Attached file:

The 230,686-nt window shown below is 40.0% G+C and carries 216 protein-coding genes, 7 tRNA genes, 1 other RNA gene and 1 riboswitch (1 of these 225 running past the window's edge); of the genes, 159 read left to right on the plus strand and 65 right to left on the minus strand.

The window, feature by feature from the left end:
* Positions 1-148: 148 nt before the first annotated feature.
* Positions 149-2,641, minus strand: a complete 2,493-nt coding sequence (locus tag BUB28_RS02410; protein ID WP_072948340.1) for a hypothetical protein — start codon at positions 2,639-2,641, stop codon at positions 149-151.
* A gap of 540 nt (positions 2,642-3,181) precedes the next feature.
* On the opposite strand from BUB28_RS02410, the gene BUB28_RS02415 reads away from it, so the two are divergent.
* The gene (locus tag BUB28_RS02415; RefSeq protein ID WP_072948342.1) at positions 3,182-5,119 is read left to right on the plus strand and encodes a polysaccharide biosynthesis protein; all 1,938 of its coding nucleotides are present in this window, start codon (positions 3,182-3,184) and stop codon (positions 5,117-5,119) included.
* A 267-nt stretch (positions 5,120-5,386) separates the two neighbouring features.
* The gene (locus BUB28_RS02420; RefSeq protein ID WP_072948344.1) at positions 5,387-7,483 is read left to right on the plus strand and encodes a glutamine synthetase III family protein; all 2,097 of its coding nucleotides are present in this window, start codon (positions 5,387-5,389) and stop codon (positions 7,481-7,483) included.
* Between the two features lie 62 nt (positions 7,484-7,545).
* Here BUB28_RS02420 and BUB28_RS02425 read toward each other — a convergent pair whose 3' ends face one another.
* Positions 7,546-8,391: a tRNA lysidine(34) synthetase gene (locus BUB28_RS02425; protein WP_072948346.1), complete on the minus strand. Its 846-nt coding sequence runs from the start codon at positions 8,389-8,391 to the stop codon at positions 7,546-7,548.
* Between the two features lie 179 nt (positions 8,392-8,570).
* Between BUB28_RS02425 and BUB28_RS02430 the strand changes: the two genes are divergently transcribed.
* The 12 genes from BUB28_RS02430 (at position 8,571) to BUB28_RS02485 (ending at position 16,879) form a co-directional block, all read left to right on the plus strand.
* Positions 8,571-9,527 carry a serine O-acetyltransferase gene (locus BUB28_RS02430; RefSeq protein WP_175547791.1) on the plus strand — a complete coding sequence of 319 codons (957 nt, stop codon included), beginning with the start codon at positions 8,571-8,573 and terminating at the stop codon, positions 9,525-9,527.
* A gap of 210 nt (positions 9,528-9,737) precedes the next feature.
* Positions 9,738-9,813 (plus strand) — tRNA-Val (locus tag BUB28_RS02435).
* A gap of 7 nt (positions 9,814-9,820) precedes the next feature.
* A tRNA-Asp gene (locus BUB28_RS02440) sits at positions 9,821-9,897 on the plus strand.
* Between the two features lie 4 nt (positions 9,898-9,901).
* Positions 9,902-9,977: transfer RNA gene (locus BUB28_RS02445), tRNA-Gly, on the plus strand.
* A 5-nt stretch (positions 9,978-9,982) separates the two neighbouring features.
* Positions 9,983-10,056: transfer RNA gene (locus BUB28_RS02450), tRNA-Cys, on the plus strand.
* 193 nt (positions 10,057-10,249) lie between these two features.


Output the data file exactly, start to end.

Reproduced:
The 230,686-nt window shown below is 40.0% G+C and carries 216 protein-coding genes, 7 tRNA genes, 1 other RNA gene and 1 riboswitch (1 of these 225 running past the window's edge); of the genes, 159 read left to right on the plus strand and 65 right to left on the minus strand.

The window, feature by feature from the left end:
* Positions 1-148: 148 nt before the first annotated feature.
* Positions 149-2,641, minus strand: a complete 2,493-nt coding sequence (locus tag BUB28_RS02410; protein ID WP_072948340.1) for a hypothetical protein — start codon at positions 2,639-2,641, stop codon at positions 149-151.
* A gap of 540 nt (positions 2,642-3,181) precedes the next feature.
* On the opposite strand from BUB28_RS02410, the gene BUB28_RS02415 reads away from it, so the two are divergent.
* The gene (locus tag BUB28_RS02415; RefSeq protein ID WP_072948342.1) at positions 3,182-5,119 is read left to right on the plus strand and encodes a polysaccharide biosynthesis protein; all 1,938 of its coding nucleotides are present in this window, start codon (positions 3,182-3,184) and stop codon (positions 5,117-5,119) included.
* A 267-nt stretch (positions 5,120-5,386) separates the two neighbouring features.
* The gene (locus BUB28_RS02420; RefSeq protein ID WP_072948344.1) at positions 5,387-7,483 is read left to right on the plus strand and encodes a glutamine synthetase III family protein; all 2,097 of its coding nucleotides are present in this window, start codon (positions 5,387-5,389) and stop codon (positions 7,481-7,483) included.
* Between the two features lie 62 nt (positions 7,484-7,545).
* Here BUB28_RS02420 and BUB28_RS02425 read toward each other — a convergent pair whose 3' ends face one another.
* Positions 7,546-8,391: a tRNA lysidine(34) synthetase gene (locus BUB28_RS02425; protein WP_072948346.1), complete on the minus strand. Its 846-nt coding sequence runs from the start codon at positions 8,389-8,391 to the stop codon at positions 7,546-7,548.
* Between the two features lie 179 nt (positions 8,392-8,570).
* Between BUB28_RS02425 and BUB28_RS02430 the strand changes: the two genes are divergently transcribed.
* The 12 genes from BUB28_RS02430 (at position 8,571) to BUB28_RS02485 (ending at position 16,879) form a co-directional block, all read left to right on the plus strand.
* Positions 8,571-9,527 carry a serine O-acetyltransferase gene (locus BUB28_RS02430; RefSeq protein WP_175547791.1) on the plus strand — a complete coding sequence of 319 codons (957 nt, stop codon included), beginning with the start codon at positions 8,571-8,573 and terminating at the stop codon, positions 9,525-9,527.
* A gap of 210 nt (positions 9,528-9,737) precedes the next feature.
* Positions 9,738-9,813 (plus strand) — tRNA-Val (locus tag BUB28_RS02435).
* A gap of 7 nt (positions 9,814-9,820) precedes the next feature.
* A tRNA-Asp gene (locus BUB28_RS02440) sits at positions 9,821-9,897 on the plus strand.
* Between the two features lie 4 nt (positions 9,898-9,901).
* Positions 9,902-9,977: transfer RNA gene (locus BUB28_RS02445), tRNA-Gly, on the plus strand.
* A 5-nt stretch (positions 9,978-9,982) separates the two neighbouring features.
* Positions 9,983-10,056: transfer RNA gene (locus BUB28_RS02450), tRNA-Cys, on the plus strand.
* 193 nt (positions 10,057-10,249) lie between these two features.